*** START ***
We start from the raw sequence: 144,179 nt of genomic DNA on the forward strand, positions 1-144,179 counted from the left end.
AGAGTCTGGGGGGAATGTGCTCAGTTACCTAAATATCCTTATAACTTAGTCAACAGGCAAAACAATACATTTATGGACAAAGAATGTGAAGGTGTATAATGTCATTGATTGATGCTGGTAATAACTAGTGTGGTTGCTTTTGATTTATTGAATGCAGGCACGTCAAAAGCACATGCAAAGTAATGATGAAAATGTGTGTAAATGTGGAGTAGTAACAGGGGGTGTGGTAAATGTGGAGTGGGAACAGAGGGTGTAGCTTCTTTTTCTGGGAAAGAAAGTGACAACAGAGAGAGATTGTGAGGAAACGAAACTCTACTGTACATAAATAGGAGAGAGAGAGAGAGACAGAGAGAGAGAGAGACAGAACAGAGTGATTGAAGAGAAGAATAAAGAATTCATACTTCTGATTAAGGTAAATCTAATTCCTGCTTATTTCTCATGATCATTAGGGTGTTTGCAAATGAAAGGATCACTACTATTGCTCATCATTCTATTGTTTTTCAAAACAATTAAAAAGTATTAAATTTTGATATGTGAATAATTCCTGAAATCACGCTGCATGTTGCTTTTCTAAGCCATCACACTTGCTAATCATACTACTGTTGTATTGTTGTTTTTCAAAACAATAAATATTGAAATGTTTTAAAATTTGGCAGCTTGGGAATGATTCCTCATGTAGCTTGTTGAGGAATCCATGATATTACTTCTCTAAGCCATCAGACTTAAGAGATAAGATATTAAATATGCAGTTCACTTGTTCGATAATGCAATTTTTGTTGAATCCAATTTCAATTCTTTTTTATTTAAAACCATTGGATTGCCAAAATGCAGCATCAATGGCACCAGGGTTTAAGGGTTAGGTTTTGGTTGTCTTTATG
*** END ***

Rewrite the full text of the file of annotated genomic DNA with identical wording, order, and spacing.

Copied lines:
We start from the raw sequence: 144,179 nt of genomic DNA on the forward strand, positions 1-144,179 counted from the left end.
AGAGTCTGGGGGGAATGTGCTCAGTTACCTAAATATCCTTATAACTTAGTCAACAGGCAAAACAATACATTTATGGACAAAGAATGTGAAGGTGTATAATGTCATTGATTGATGCTGGTAATAACTAGTGTGGTTGCTTTTGATTTATTGAATGCAGGCACGTCAAAAGCACATGCAAAGTAATGATGAAAATGTGTGTAAATGTGGAGTAGTAACAGGGGGTGTGGTAAATGTGGAGTGGGAACAGAGGGTGTAGCTTCTTTTTCTGGGAAAGAAAGTGACAACAGAGAGAGATTGTGAGGAAACGAAACTCTACTGTACATAAATAGGAGAGAGAGAGAGAGACAGAGAGAGAGAGAGACAGAACAGAGTGATTGAAGAGAAGAATAAAGAATTCATACTTCTGATTAAGGTAAATCTAATTCCTGCTTATTTCTCATGATCATTAGGGTGTTTGCAAATGAAAGGATCACTACTATTGCTCATCATTCTATTGTTTTTCAAAACAATTAAAAAGTATTAAATTTTGATATGTGAATAATTCCTGAAATCACGCTGCATGTTGCTTTTCTAAGCCATCACACTTGCTAATCATACTACTGTTGTATTGTTGTTTTTCAAAACAATAAATATTGAAATGTTTTAAAATTTGGCAGCTTGGGAATGATTCCTCATGTAGCTTGTTGAGGAATCCATGATATTACTTCTCTAAGCCATCAGACTTAAGAGATAAGATATTAAATATGCAGTTCACTTGTTCGATAATGCAATTTTTGTTGAATCCAATTTCAATTCTTTTTTATTTAAAACCATTGGATTGCCAAAATGCAGCATCAATGGCACCAGGGTTTAAGGGTTAGGTTTTGGTTGTCTTTATG